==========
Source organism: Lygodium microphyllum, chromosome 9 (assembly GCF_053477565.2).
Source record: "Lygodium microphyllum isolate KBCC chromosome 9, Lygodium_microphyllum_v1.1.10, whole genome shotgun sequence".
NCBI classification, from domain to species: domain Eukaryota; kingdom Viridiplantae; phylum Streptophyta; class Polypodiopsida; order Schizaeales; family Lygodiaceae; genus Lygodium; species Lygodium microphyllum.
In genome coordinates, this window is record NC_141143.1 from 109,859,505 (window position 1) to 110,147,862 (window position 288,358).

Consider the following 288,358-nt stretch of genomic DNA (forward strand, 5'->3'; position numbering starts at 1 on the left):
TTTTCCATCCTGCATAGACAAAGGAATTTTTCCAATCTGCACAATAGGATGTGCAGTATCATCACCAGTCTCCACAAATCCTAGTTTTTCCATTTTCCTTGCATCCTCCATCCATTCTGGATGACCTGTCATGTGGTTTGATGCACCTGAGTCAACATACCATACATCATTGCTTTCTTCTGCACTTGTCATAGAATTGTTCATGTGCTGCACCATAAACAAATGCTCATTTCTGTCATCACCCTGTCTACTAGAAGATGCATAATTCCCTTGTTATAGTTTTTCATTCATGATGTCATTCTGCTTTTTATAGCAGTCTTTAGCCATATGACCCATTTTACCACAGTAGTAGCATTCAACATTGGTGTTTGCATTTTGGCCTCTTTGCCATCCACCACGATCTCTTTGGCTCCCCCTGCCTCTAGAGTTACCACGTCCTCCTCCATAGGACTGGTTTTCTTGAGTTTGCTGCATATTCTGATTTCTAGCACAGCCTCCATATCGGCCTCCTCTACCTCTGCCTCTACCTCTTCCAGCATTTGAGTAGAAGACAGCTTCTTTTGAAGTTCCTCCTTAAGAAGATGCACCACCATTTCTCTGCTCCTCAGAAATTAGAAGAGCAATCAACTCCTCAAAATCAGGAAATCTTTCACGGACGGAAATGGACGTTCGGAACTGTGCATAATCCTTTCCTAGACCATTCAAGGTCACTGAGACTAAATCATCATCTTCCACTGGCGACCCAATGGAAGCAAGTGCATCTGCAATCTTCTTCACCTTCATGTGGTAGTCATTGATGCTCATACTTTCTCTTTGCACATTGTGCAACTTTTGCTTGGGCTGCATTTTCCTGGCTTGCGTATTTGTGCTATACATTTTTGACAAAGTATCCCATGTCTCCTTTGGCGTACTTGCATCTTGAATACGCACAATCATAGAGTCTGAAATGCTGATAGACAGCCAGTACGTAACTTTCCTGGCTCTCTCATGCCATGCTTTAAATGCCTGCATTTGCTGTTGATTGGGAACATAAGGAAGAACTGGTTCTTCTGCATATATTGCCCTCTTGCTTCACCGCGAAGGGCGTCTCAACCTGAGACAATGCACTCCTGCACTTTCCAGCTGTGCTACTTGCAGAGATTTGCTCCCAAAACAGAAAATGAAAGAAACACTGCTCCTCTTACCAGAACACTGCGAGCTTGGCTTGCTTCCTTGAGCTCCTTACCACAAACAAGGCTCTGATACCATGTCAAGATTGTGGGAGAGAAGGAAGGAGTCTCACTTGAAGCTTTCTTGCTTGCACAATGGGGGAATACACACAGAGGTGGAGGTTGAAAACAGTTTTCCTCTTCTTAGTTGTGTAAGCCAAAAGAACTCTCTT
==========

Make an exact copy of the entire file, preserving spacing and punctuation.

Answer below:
Source organism: Lygodium microphyllum, chromosome 9 (assembly GCF_053477565.2).
Source record: "Lygodium microphyllum isolate KBCC chromosome 9, Lygodium_microphyllum_v1.1.10, whole genome shotgun sequence".
NCBI classification, from domain to species: domain Eukaryota; kingdom Viridiplantae; phylum Streptophyta; class Polypodiopsida; order Schizaeales; family Lygodiaceae; genus Lygodium; species Lygodium microphyllum.
In genome coordinates, this window is record NC_141143.1 from 109,859,505 (window position 1) to 110,147,862 (window position 288,358).

Consider the following 288,358-nt stretch of genomic DNA (forward strand, 5'->3'; position numbering starts at 1 on the left):
TTTTCCATCCTGCATAGACAAAGGAATTTTTCCAATCTGCACAATAGGATGTGCAGTATCATCACCAGTCTCCACAAATCCTAGTTTTTCCATTTTCCTTGCATCCTCCATCCATTCTGGATGACCTGTCATGTGGTTTGATGCACCTGAGTCAACATACCATACATCATTGCTTTCTTCTGCACTTGTCATAGAATTGTTCATGTGCTGCACCATAAACAAATGCTCATTTCTGTCATCACCCTGTCTACTAGAAGATGCATAATTCCCTTGTTATAGTTTTTCATTCATGATGTCATTCTGCTTTTTATAGCAGTCTTTAGCCATATGACCCATTTTACCACAGTAGTAGCATTCAACATTGGTGTTTGCATTTTGGCCTCTTTGCCATCCACCACGATCTCTTTGGCTCCCCCTGCCTCTAGAGTTACCACGTCCTCCTCCATAGGACTGGTTTTCTTGAGTTTGCTGCATATTCTGATTTCTAGCACAGCCTCCATATCGGCCTCCTCTACCTCTGCCTCTACCTCTTCCAGCATTTGAGTAGAAGACAGCTTCTTTTGAAGTTCCTCCTTAAGAAGATGCACCACCATTTCTCTGCTCCTCAGAAATTAGAAGAGCAATCAACTCCTCAAAATCAGGAAATCTTTCACGGACGGAAATGGACGTTCGGAACTGTGCATAATCCTTTCCTAGACCATTCAAGGTCACTGAGACTAAATCATCATCTTCCACTGGCGACCCAATGGAAGCAAGTGCATCTGCAATCTTCTTCACCTTCATGTGGTAGTCATTGATGCTCATACTTTCTCTTTGCACATTGTGCAACTTTTGCTTGGGCTGCATTTTCCTGGCTTGCGTATTTGTGCTATACATTTTTGACAAAGTATCCCATGTCTCCTTTGGCGTACTTGCATCTTGAATACGCACAATCATAGAGTCTGAAATGCTGATAGACAGCCAGTACGTAACTTTCCTGGCTCTCTCATGCCATGCTTTAAATGCCTGCATTTGCTGTTGATTGGGAACATAAGGAAGAACTGGTTCTTCTGCATATATTGCCCTCTTGCTTCACCGCGAAGGGCGTCTCAACCTGAGACAATGCACTCCTGCACTTTCCAGCTGTGCTACTTGCAGAGATTTGCTCCCAAAACAGAAAATGAAAGAAACACTGCTCCTCTTACCAGAACACTGCGAGCTTGGCTTGCTTCCTTGAGCTCCTTACCACAAACAAGGCTCTGATACCATGTCAAGATTGTGGGAGAGAAGGAAGGAGTCTCACTTGAAGCTTTCTTGCTTGCACAATGGGGGAATACACACAGAGGTGGAGGTTGAAAACAGTTTTCCTCTTCTTAGTTGTGTAAGCCAAAAGAACTCTCTT